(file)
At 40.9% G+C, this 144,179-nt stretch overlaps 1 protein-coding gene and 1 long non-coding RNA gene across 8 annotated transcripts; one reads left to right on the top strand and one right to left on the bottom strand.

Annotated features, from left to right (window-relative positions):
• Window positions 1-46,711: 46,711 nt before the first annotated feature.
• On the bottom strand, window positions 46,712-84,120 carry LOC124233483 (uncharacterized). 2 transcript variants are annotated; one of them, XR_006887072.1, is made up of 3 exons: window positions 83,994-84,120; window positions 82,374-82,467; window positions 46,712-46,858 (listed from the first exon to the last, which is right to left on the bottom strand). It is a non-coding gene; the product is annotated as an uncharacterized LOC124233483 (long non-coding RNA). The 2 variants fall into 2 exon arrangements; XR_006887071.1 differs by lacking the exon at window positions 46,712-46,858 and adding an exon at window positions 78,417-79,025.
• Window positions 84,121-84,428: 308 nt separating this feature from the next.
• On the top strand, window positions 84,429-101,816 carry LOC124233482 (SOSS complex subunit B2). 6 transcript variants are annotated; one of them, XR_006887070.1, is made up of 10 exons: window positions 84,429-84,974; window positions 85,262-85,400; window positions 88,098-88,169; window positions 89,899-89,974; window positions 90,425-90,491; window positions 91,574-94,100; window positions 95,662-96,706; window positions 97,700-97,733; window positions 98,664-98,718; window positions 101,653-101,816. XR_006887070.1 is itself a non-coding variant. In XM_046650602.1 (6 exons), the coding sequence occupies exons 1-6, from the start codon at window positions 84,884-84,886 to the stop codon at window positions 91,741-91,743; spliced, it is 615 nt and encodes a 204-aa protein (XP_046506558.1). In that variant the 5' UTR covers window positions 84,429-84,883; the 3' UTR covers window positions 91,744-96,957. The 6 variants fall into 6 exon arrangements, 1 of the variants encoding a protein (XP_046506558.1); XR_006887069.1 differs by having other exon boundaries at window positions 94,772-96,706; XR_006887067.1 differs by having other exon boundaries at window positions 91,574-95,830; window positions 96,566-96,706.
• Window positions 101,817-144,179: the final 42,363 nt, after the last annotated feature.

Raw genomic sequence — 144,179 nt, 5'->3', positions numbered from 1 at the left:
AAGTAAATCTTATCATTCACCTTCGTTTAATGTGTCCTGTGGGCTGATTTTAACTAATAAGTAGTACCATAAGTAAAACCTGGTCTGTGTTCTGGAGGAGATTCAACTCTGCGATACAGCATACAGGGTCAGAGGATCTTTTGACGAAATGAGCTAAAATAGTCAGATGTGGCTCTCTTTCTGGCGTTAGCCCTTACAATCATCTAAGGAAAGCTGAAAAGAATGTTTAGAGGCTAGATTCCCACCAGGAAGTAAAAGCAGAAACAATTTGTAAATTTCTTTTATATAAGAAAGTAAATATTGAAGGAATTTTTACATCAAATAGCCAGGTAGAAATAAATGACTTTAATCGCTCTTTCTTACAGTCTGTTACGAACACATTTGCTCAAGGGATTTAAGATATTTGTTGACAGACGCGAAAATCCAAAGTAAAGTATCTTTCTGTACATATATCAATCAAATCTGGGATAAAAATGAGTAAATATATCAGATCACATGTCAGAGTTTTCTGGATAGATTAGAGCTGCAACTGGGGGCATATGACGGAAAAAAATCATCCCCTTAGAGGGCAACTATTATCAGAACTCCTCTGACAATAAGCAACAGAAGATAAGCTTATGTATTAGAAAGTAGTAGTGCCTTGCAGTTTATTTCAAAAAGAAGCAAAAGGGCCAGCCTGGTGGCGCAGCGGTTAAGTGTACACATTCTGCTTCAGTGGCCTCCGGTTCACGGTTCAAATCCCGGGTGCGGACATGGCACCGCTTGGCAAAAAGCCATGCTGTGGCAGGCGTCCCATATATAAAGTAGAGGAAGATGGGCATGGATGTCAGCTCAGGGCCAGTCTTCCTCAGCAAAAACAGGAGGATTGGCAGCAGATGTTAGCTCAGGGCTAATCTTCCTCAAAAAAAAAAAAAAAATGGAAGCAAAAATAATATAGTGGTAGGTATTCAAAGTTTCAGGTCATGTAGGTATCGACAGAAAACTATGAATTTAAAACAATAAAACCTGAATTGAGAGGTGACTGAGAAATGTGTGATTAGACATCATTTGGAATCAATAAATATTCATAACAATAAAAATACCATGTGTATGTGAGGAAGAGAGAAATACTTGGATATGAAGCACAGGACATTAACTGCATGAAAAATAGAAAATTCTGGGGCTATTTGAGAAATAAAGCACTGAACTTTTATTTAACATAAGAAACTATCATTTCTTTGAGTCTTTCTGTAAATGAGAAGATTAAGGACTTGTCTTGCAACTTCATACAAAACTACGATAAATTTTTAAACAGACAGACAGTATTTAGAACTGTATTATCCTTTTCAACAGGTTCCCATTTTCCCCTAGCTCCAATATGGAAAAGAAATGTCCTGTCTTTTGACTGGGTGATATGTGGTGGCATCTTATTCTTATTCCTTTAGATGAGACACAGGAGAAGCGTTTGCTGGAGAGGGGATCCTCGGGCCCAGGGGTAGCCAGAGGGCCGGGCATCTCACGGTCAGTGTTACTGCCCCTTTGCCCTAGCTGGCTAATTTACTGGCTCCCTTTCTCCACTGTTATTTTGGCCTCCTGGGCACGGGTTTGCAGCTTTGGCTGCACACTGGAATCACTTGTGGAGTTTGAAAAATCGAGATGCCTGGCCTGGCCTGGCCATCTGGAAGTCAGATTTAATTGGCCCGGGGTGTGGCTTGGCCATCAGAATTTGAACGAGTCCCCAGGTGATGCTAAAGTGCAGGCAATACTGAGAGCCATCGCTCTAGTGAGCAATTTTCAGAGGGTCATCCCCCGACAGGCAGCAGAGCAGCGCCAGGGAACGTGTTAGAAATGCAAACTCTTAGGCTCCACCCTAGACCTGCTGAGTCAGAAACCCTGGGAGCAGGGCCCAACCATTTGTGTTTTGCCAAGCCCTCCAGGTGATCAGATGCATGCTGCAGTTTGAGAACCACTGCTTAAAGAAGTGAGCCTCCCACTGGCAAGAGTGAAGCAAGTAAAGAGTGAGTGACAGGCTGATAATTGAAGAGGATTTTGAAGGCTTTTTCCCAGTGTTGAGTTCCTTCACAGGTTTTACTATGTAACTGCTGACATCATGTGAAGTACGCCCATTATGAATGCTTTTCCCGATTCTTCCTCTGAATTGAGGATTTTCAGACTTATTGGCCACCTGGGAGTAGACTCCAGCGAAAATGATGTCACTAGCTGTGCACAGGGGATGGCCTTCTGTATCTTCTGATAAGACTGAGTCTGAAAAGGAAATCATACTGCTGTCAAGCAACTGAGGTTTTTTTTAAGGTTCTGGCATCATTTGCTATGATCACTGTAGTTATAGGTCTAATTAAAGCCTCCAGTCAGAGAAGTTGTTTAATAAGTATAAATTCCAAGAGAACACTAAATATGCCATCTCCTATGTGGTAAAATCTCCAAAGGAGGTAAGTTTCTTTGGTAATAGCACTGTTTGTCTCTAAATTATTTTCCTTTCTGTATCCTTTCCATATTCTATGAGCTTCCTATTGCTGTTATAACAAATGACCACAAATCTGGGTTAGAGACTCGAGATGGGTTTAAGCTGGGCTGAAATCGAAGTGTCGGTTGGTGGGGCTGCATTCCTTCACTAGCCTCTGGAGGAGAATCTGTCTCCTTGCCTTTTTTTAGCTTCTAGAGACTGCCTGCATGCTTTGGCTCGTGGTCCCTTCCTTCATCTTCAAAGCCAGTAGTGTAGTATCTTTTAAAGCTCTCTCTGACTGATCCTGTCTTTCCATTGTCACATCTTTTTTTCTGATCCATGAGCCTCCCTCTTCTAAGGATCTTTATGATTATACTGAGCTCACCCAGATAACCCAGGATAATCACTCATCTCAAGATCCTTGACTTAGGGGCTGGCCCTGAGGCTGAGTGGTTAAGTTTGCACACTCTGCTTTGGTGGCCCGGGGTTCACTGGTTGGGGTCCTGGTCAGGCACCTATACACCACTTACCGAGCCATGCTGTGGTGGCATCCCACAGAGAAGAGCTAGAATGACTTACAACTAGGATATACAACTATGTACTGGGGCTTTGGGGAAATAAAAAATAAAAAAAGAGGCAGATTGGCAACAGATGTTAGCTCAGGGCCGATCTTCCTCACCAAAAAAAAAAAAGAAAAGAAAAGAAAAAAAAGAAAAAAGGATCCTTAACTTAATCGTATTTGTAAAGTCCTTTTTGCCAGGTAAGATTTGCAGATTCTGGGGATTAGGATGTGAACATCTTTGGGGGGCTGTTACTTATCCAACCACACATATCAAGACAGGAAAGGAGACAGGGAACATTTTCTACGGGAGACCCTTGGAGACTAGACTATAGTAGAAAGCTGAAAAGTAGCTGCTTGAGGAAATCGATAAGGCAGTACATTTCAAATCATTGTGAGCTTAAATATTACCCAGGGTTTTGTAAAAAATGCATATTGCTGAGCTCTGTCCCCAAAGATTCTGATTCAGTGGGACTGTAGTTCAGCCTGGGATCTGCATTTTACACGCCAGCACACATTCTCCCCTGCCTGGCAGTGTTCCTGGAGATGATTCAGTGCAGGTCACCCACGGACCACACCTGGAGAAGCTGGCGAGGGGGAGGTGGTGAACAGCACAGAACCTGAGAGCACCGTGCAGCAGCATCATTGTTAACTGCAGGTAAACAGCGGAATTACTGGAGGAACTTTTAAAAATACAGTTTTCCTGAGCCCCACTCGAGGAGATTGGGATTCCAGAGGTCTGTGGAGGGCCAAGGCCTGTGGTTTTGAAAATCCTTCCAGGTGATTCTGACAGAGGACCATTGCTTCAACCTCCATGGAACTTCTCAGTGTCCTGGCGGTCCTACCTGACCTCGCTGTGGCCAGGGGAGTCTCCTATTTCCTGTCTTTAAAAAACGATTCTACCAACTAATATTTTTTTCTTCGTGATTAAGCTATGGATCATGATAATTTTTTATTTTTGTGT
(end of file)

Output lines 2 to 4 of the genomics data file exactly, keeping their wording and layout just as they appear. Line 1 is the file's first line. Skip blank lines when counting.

Annotated features, from left to right (window-relative positions):
• Window positions 1-46,711: 46,711 nt before the first annotated feature.
• On the bottom strand, window positions 46,712-84,120 carry LOC124233483 (uncharacterized). 2 transcript variants are annotated; one of them, XR_006887072.1, is made up of 3 exons: window positions 83,994-84,120; window positions 82,374-82,467; window positions 46,712-46,858 (listed from the first exon to the last, which is right to left on the bottom strand). It is a non-coding gene; the product is annotated as an uncharacterized LOC124233483 (long non-coding RNA). The 2 variants fall into 2 exon arrangements; XR_006887071.1 differs by lacking the exon at window positions 46,712-46,858 and adding an exon at window positions 78,417-79,025.